There is more. During the UK’s membership of the EU, EU law also provided that in some circumstances patients were not required to ask for authorisation at all. If the treatment sought did not involve hospitalisation, was not highly specialised or otherwise cost-intensive, UK residents could obtain such treatment in any EU member state and reclaim the eligible costs from the NHS upon return. According to the EU Directive on Patients’ Rights, this route could be used to fund either public or private healthcare, but the reimbursement was capped at the cost of equivalent state-provided treatment at home.

The impact of Brexit

The Directive route ended with Brexit. This has had a significant impact on patients who travel to the EU for NHS-funded treatment every year. Before Brexit, most of them did so via the Directive route, possibly because it offered treatment options without the need for prior authorisation. Now, anyone travelling to the EU with the purpose of receiving medical care has to obtain an authorisation from the NHS.

The loss of the Directive route is not the only complication post-Brexit. As pointed out above, while the UK was in the EU, refusals by the NHS to authorise treatment abroad were subject to review under EU law. And that law required that the relevant healthcare authorities focus exclusively on the medical needs of the applicant (as in Watts) when making authorisation decisions.

That is no longer the case. Neither the NHS authorities, nor UK courts, are obliged to follow pre-existing EU law on this matter. Considering this, the NHS may plausibly take a position whereby the waiting time for treatment in the UK will be deemed ‘medically justifiable’ if it does not exceed the waiting time targets set by the NHS, even where those targets lag behind their EU equivalents.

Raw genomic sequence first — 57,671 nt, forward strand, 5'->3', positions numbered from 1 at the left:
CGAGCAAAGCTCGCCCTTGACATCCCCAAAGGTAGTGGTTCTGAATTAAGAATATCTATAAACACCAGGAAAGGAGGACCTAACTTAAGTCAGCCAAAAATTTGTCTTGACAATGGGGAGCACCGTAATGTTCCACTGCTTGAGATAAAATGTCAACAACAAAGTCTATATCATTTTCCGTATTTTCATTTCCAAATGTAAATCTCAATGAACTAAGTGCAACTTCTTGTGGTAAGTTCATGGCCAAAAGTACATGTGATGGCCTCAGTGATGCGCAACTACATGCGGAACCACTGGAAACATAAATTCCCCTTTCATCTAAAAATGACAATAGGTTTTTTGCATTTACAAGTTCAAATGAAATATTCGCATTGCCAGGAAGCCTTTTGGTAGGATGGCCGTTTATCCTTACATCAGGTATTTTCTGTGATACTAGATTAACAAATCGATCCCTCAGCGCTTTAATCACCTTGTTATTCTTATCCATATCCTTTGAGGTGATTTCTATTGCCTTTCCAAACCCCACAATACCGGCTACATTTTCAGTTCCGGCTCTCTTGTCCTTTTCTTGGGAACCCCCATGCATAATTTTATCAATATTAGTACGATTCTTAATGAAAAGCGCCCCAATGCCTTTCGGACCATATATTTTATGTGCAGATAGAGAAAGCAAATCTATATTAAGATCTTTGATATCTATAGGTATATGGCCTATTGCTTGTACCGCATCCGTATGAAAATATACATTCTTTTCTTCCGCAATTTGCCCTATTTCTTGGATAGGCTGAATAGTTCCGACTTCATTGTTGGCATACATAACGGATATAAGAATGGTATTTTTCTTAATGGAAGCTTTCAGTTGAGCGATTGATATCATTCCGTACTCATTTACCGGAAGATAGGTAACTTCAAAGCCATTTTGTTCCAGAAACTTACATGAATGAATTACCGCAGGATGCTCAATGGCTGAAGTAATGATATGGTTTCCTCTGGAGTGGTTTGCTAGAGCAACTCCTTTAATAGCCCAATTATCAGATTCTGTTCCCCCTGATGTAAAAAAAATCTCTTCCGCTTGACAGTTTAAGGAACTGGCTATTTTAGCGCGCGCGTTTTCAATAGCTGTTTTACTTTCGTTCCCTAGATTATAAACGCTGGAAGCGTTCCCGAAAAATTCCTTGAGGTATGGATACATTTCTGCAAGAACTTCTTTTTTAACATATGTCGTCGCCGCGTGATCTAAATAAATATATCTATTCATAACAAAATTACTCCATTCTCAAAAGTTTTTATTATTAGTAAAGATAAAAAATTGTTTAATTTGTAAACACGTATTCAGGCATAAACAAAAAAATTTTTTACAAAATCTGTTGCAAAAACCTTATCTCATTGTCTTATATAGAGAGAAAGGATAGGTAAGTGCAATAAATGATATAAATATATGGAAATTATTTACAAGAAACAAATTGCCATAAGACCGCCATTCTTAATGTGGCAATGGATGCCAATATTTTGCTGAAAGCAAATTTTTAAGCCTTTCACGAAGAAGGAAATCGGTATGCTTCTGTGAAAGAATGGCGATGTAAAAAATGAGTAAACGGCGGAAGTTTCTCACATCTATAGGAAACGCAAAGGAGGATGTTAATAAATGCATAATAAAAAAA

People do not know their rights

However, the main problem with the right to timely healthcare is not Brexit. Rather, it is the fact that UK patients are not aware of this right.

NHS data suggests that its approach to the granting of authorisations has not become more restrictive after Brexit: the rate of success remains low but largely the same.

What is, however, staggering is the gap between the number of people seeking medical care abroad and those doing so (or attempting to) via the NHS. The most recent data provided by the Office of National Statistics shows that an estimated 234,000 people went abroad for medical treatment in 2021, 152,000 of whom went to EU countries. Yet only 301 people applied for NHS authorisation to get treatment in the EU that year (75 authorisations were granted).

Before the end of the transition period, in 2020, that number was larger – 3,290 applications (with 1,594 approved) because the more popular, Directive route was still available. Still, it is a small number compared to over one hundred thousand people seeking treatment in the EU at their own expense every year.

Why would someone choose to pay out of pocket instead of getting the same or similar medical care in the EU for free (or at low cost) on the NHS? The obvious answer is they would not, unless they were not aware of the NHS option. This is exactly what the data suggests: people do not appear to know their right to seek timely healthcare in the EU via the NHS.

By Dr Vilija Vėlyvytė, Lecturer in Law, University of Reading.